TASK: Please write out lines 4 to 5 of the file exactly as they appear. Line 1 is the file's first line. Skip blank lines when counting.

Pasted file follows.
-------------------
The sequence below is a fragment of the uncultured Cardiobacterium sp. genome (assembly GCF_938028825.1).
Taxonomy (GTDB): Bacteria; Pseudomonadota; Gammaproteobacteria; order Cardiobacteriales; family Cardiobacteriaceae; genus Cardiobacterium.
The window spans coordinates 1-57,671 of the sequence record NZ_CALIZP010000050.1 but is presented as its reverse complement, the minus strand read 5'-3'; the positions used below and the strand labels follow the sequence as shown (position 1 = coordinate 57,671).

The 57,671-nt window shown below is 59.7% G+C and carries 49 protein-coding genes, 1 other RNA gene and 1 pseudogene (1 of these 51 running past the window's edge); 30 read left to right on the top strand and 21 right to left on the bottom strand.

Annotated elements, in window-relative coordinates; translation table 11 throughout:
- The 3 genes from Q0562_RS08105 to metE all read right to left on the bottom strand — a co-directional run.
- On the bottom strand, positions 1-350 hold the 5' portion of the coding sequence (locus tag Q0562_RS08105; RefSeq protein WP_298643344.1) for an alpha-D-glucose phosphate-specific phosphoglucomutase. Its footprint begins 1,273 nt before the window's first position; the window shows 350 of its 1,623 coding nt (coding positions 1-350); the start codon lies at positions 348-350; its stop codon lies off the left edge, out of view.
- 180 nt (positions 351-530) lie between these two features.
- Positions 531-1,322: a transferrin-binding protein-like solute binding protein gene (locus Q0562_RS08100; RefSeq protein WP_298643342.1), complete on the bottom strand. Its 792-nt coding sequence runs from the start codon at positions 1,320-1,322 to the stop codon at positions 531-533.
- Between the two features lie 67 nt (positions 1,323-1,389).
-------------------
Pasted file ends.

The 57,671-nt window shown below is 59.7% G+C and carries 49 protein-coding genes, 1 other RNA gene and 1 pseudogene (1 of these 51 running past the window's edge); 30 read left to right on the top strand and 21 right to left on the bottom strand.

Annotated elements, in window-relative coordinates; translation table 11 throughout: